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Bobby and Andy: ‘The unlikely lads’

Bobby and Andy: ‘The unlikely lads’

🕔19.Nov 2014

Andrew Mitchell and Sir Bob Geldof. These are not names you would generally expect to crop up in the same sentence. Andrew and Bob. Andy and Bobby, perhaps. Who knows?

An unlikely but apparently firm friendship between Boomtown Rats front man and Band Aid promoter Geldof and the Tory MP for Sutton Coldfield, former Chief Whip and International Development Secretary Andrew Mitchell, was revealed at the High Court during the second day of the Plebgate libel trial.

In a written statement Geldof described his respect for Mitchell as a “truthful, honest and reliable man” and someone who while “no slouch” at swearing would not have used the “ridiculous and archaic expression pleb” while attempting to exit the Downing Street security gates on his bike.

The background of the pair could hardly be more different.

Mitchell, whose family owned the El Vino wine bar, haunt of Fleet Street’s finest for decades, was educated at Rugby School and Cambridge University. Geldof, who hails from impoverished working class Catholic stock in Ireland, is what might be termed a self-made millionaire with an honorary knighthood from the Queen in recognition of his fight against famine in Africa.

Mitchell appears to have earned Geldof’s respect for the determined, and successful, fight he put up when International Development Secretary to defend the UK’s foreign aid budget – something that did not make the MP popular with some Tory MPs. Mitchell also led Conservative activists in social development projects in Rwanda for a number of years.

Geldof told the court: “I came from a poor, Irish, not particularly well-educated background and he does not. I am in fact a pleb and he is not.”

The pop star’s statement continued: “I am used to being patronised by ‘my betters’. There was no such nonsense from Mr Mitchell. We became friends because beyond his qualities as a leader and advocate for the less fortunate; I thought he was a good man. We are an unlikely pair of friends.

“Never once in all our time did he patronise me, talk down to me, behave in a superior manner to me, deride, insult or dismiss me or my opinions. Nor did I ever find in him the preposterous pantomime patrician and frankly Wodehousian superior manner attributed to him in the Sun and others.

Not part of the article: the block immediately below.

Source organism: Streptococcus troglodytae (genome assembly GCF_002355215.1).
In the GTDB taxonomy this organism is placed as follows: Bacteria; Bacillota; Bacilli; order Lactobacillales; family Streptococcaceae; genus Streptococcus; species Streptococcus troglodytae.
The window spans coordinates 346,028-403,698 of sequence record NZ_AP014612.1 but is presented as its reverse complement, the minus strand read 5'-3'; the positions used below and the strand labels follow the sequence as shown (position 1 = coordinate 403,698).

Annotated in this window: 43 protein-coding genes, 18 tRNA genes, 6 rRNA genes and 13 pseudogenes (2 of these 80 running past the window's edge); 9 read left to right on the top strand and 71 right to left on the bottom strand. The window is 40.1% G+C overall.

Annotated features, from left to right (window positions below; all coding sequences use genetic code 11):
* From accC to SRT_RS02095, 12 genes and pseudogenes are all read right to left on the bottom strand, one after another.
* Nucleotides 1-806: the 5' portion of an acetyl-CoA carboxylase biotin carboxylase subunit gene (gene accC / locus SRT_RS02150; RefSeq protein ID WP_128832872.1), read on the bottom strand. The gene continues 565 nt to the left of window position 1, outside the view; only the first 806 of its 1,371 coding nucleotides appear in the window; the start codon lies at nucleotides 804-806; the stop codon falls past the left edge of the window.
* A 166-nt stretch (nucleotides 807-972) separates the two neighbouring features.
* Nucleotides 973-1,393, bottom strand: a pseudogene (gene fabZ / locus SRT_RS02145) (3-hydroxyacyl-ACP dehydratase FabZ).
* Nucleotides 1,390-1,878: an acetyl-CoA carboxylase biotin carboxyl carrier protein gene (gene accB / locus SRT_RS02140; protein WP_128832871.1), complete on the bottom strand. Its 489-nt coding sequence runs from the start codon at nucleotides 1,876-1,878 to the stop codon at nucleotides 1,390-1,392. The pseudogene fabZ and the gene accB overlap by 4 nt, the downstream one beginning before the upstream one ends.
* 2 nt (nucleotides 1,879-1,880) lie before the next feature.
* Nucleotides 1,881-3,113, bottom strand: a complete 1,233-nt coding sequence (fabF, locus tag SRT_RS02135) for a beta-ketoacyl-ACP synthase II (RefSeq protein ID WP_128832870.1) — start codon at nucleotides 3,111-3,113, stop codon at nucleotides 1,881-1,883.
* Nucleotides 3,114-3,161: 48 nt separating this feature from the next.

“He is open, frank, truthful, even when at times you wish to hear something other. I believe I have a perhaps justified reputation for swearing a bit. It has to be said that on occasion Andrew Mitchell was no slouch either. But not once in all of this time did I ever hear him use the ridiculous and archaic expression ‘pleb’!”

Mr Mitchell is suing News Group Newspapers (NGN) for libel over the Plebgate incident at Downing Street in September 2012. The Sun newspaper alleged the MP, who was Chief Whip at the time, told police officers after being refused entry through a Downing Street gate on his bike: “Best you learn your f****** place … you don’t run this f****** government, you’re f****** plebs.”

Mr Mitchell, who was forced to resign from the Government following publicity over the Downing Street incident, admits losing his temper and swearing, but denies using the toxic term ‘pleb’.

Downing Street police officer Toby Rowland is suing Mr Mitchell for suggesting he made up the allegations.

High profile libel cases are notorious for delving deeply into the personalities of those who are bringing proceedings. Mr Mitchell has so far had to sit and listen to claims that he has made a habit of issuing demeaning comments at police and security staff.

Examples, all denied by the MP, include telling a security guard at the Palace of Westminster to ‘stop being so aggressive, you little s***’ when he was reprimanded for cycling through Black Rod’s Gate in 2005.

Mr Mitchell was also asked in court about an incident in Tunisia in 2011, when a member of his police protection team told him he could not cross into Libya. The MP reportedly told him: ‘That’s a bit above your pay grade, Mr Plod.’

He was said to have shouted “chop chop” to one officer opening the Downing Street gates, a comment described in court as the type of language that would have been used to a Shanghai coolie in the 1920s.

On the night before the Plebgate incident, he is said to have told Downing Street police: “I am the Government Chief Whip and I want to be allowed through the vehicle gate.”

Mr Mitchell said he could not recall any of these outbursts.

Under cross examination, Mr Mitchell said: “I do not deny I have a temper sometimes, but I do deny I am quick to lose it.

“I am capable of using bad language, I use it too much. I also admit that I can sometimes be impatient and short-tempered when I consider I am being prevented from going about my legitimate business.

“I even admit that I can be, or at least that I can appear to be, rude on these occasions.

“To the best of my recollection, I have never called anybody a pleb, let alone a policeman.

“Since the incident I have thought long and hard about this and cannot recall a single instance when I have called anybody a pleb. It just isn’t a word I use.”

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